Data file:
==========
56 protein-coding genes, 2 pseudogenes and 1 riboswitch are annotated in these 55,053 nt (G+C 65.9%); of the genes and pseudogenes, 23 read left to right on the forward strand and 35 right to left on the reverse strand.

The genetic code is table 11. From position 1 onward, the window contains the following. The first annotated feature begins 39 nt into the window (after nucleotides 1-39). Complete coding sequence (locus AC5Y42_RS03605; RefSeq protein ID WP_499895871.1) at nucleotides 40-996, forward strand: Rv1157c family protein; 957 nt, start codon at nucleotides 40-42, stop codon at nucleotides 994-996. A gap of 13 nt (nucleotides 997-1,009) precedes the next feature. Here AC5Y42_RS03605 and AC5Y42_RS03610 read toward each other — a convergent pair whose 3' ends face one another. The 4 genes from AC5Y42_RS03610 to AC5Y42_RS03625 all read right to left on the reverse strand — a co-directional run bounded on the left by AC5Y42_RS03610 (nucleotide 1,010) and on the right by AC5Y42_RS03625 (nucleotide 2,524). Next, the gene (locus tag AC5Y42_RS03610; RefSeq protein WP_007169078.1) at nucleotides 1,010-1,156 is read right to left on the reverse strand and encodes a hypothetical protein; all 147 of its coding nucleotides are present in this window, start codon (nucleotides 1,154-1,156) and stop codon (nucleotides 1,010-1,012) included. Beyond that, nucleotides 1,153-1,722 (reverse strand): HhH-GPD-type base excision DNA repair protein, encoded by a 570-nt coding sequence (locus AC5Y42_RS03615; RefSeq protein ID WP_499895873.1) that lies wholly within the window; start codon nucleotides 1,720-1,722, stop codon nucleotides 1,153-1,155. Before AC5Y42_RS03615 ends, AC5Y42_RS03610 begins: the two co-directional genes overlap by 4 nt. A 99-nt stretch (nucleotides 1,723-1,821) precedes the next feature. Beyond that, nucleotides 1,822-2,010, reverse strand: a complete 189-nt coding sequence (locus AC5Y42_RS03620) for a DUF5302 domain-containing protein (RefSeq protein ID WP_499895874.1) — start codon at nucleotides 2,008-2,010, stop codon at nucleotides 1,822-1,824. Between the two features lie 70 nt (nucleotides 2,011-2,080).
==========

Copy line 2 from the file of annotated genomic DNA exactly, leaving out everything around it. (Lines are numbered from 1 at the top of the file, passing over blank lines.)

The genetic code is table 11. From position 1 onward, the window contains the following. The first annotated feature begins 39 nt into the window (after nucleotides 1-39). Complete coding sequence (locus AC5Y42_RS03605; RefSeq protein ID WP_499895871.1) at nucleotides 40-996, forward strand: Rv1157c family protein; 957 nt, start codon at nucleotides 40-42, stop codon at nucleotides 994-996. A gap of 13 nt (nucleotides 997-1,009) precedes the next feature. Here AC5Y42_RS03605 and AC5Y42_RS03610 read toward each other — a convergent pair whose 3' ends face one another. The 4 genes from AC5Y42_RS03610 to AC5Y42_RS03625 all read right to left on the reverse strand — a co-directional run bounded on the left by AC5Y42_RS03610 (nucleotide 1,010) and on the right by AC5Y42_RS03625 (nucleotide 2,524). Next, the gene (locus tag AC5Y42_RS03610; RefSeq protein WP_007169078.1) at nucleotides 1,010-1,156 is read right to left on the reverse strand and encodes a hypothetical protein; all 147 of its coding nucleotides are present in this window, start codon (nucleotides 1,154-1,156) and stop codon (nucleotides 1,010-1,012) included. Beyond that, nucleotides 1,153-1,722 (reverse strand): HhH-GPD-type base excision DNA repair protein, encoded by a 570-nt coding sequence (locus AC5Y42_RS03615; RefSeq protein ID WP_499895873.1) that lies wholly within the window; start codon nucleotides 1,720-1,722, stop codon nucleotides 1,153-1,155. Before AC5Y42_RS03615 ends, AC5Y42_RS03610 begins: the two co-directional genes overlap by 4 nt. A 99-nt stretch (nucleotides 1,723-1,821) precedes the next feature. Beyond that, nucleotides 1,822-2,010, reverse strand: a complete 189-nt coding sequence (locus AC5Y42_RS03620) for a DUF5302 domain-containing protein (RefSeq protein ID WP_499895874.1) — start codon at nucleotides 2,008-2,010, stop codon at nucleotides 1,822-1,824. Between the two features lie 70 nt (nucleotides 2,011-2,080).